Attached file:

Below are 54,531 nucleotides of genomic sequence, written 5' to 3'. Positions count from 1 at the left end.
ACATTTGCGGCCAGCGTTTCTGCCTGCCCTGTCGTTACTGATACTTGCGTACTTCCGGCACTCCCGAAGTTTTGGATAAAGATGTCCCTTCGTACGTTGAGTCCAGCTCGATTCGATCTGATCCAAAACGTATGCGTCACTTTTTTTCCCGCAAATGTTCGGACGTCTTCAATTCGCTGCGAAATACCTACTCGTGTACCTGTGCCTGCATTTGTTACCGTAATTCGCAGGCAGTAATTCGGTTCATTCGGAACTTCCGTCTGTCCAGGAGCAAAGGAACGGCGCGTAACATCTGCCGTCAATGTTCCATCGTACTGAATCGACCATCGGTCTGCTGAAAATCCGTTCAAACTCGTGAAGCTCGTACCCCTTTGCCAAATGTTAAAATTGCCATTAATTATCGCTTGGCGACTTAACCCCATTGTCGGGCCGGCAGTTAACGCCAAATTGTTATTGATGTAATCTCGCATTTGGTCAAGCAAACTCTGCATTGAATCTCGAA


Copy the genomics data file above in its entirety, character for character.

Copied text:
Below are 54,531 nucleotides of genomic sequence, written 5' to 3'. Positions count from 1 at the left end.
ACATTTGCGGCCAGCGTTTCTGCCTGCCCTGTCGTTACTGATACTTGCGTACTTCCGGCACTCCCGAAGTTTTGGATAAAGATGTCCCTTCGTACGTTGAGTCCAGCTCGATTCGATCTGATCCAAAACGTATGCGTCACTTTTTTTCCCGCAAATGTTCGGACGTCTTCAATTCGCTGCGAAATACCTACTCGTGTACCTGTGCCTGCATTTGTTACCGTAATTCGCAGGCAGTAATTCGGTTCATTCGGAACTTCCGTCTGTCCAGGAGCAAAGGAACGGCGCGTAACATCTGCCGTCAATGTTCCATCGTACTGAATCGACCATCGGTCTGCTGAAAATCCGTTCAAACTCGTGAAGCTCGTACCCCTTTGCCAAATGTTAAAATTGCCATTAATTATCGCTTGGCGACTTAACCCCATTGTCGGGCCGGCAGTTAACGCCAAATTGTTATTGATGTAATCTCGCATTTGGTCAAGCAAACTCTGCATTGAATCTCGAA